More of an exhibition than a museum, this place offers an eye-opening journey of the persecution of the Jewish people before and during the Holocaust.
The Holocaust Memorial itself, actually called Memorial to the Murdered Jews of Europe (but called the Holocaust Memorial for short), was built to commemorate the six million Jews murdered in the Holocaust. It officially opened in May 2005, and you can read more about it here. (Hint – definitely a must do while in Berlin!)
While my boyfriend and I had managed to visit the memorial on our first visit to Berlin, we hadn’t been able to visit the exhibition. We decided we had to make sure we visited it on our second trip to Berlin, and thus found ourselves queueing to enter the underground exhibition on a, thankfully, sunny day.
Entry to the museum is free, and we had a short wait before entering as you have to have your bag and self scanned – like at the airport, except the scanning guys were really friendly. Once in, you can drop off your coat and bag, again for free, leaving you to wander the exhibitions without lugging all your stuff round.
As the museum is part of the Holocaust Memorial, which is dedicated to the murdered Jews, it naturally focuses on the Jewish journey through the Holocaust. The first part of the museum starts right at the beginning, much earlier than I imagined it had, and continues through to how they ended up being transported to concentration camps. The information flows nicely, and the only annoying thing was the inconsiderate people who stood in front of the plaques when everyone is trying to read them.
In the next room, there are excerpts of letters on the floor. The grey walls surrounding the room had the number of people murdered from each country in the Holocaust – again, it was eye-opening to see just how many countries were involved and had victims. I was so naive to think it was just those in Germany and the surrounding countries who were at risk, when in fact many countries across Europe had such losses.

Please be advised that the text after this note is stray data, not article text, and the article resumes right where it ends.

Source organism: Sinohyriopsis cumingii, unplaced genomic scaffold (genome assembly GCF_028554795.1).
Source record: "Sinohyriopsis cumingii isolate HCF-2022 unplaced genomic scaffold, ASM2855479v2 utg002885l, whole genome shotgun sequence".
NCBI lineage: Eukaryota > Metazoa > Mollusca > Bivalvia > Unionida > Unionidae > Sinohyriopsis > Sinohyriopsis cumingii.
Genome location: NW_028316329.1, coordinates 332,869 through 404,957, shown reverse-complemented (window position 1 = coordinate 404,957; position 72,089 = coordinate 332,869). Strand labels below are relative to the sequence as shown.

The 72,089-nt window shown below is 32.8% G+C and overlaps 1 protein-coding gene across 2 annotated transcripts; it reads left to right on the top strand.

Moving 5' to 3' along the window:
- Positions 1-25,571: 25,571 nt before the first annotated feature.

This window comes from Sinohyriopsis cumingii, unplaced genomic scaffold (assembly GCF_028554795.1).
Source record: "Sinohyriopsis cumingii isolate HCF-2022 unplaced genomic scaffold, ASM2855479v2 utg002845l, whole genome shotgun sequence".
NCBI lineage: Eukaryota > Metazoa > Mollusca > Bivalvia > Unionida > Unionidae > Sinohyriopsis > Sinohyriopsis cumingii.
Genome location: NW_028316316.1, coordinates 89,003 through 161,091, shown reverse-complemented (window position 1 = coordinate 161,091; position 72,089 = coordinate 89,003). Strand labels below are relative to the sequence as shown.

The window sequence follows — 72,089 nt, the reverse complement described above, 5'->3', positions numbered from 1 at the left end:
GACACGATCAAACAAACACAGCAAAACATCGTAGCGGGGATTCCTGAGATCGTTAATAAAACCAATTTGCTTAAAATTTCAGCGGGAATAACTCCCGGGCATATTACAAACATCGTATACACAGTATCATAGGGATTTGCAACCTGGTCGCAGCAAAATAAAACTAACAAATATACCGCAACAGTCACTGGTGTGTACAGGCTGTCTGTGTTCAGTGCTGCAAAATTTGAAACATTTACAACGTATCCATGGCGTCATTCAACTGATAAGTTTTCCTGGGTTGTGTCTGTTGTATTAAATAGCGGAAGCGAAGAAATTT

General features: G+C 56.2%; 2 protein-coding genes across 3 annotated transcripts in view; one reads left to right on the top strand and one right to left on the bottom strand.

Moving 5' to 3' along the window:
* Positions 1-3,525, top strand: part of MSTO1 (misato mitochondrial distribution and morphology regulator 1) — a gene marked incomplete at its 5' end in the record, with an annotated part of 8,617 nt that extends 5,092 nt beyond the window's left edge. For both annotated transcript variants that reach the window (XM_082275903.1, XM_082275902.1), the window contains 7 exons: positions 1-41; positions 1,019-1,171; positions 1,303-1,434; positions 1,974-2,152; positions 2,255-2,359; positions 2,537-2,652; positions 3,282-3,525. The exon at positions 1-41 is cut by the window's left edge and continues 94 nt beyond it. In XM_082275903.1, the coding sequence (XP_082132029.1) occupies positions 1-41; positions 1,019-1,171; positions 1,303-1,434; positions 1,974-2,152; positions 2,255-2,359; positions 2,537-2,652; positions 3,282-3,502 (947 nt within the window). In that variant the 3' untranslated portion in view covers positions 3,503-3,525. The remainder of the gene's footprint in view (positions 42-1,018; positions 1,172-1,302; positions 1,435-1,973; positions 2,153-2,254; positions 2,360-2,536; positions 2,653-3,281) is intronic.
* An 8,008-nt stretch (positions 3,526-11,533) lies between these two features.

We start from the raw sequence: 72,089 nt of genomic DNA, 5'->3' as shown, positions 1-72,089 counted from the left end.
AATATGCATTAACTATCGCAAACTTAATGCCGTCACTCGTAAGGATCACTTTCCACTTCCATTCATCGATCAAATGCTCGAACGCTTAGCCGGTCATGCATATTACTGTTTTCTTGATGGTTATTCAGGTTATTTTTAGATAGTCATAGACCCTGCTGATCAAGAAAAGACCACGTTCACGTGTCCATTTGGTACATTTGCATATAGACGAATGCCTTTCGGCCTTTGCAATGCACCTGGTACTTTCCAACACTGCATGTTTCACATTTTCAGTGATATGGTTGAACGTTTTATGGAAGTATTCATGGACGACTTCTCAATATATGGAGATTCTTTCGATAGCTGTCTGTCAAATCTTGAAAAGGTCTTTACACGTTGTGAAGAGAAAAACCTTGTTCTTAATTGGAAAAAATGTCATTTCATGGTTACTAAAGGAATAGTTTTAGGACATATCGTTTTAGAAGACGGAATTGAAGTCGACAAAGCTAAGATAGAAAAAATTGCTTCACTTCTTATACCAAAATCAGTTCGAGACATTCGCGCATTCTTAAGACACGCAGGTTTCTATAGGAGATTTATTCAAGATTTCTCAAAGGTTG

As we moved on, the next room had large pillars hanging from the ceiling, like an inverted version of the columns above ground. On the each pillar was a story of an entire family and their experience during the Holocaust. Details of their lives before the Holocaust and the fate of each member of the family were accompanied by pictures of them. This really gave a personal touch to the whole exhibition. To read personal letters, just as I might write to my parents, and to see family photos that we all enjoy, really brought the entire thing to real life. These people, whose names I now know, whose stories I now know and whose fate I know now – they were victims of the Holocaust. To be able to have a face and a life story makes the Holocaust seem so much more real, instead of just something that happened at some point in history.
As we moved on, we were greeted with a dark room with benches in the middle. As we took a seat, we saw the huge screen on the wall with a name and dates on it. A voice spoke in German, and I was only able to catch a few words before the story was told in English. My fidget of a boyfriend got up and read the information board, which said that there are thousands of stories in the database, each told in this room. You could probably sit in there for days, maybe even weeks, and not hear what happened to each person.
The penultimate room focussed on the concentration camps – the locations, which spread further than I had imagined, the conditions and again, the stories of victims there. There are six one-person booths around the edge with a phone and six camp names on the wall. Push the name of a camp, hear a story from someone at that camp. All were awful, but one that sticks in my mind is that of a mother who was taken with her two sons and elderly mother to a camp. When being split into two lines, the youngest boy was sent one way and the mother and grandmother another way. The eldest son was borderline as to which queue he should be in, but the mother thought to save him from the horrors she was sure to encounter, she could tell the soldier he was younger. Then she asked that her mother be sent with the children, thinking that her mother would be saved from the hard labour and could also keep an eye on her children. It was only later that she found out that the other line was directed straight to the gas chambers. As she (well, the actress) tells the story, she explains how she wanted to save them the horrors of living in the camp, and it’s up to you to decide in which way they were saved.
As we made our way into the last room, we were feeling very sombre. The exhibition is an honest look at the victims of the camp, and gives it a really personal feel. Yet as we moved to the next room, we were greeted with photos of memorials all over the world. There are also computers where you can search the names of people who were victims of the Holocaust. This isn’t a place that you’re going to laugh about, or tell people is loads of fun. Yet they managed to end the exhibition with a lighter note, in that although this happened, people are making the effort to remember it.
Although the Holocaust Memorial Museum is an eye-opening experience, I would definitely recommend it. I can’t believe they offer it for free too!
- Visit on a sunny day – it is inside but you may have to queue outside
- You can visit the Holocaust Memorial in the same day – you do have to pass through to get to the museum
- It’s free! Great for a budget 🙂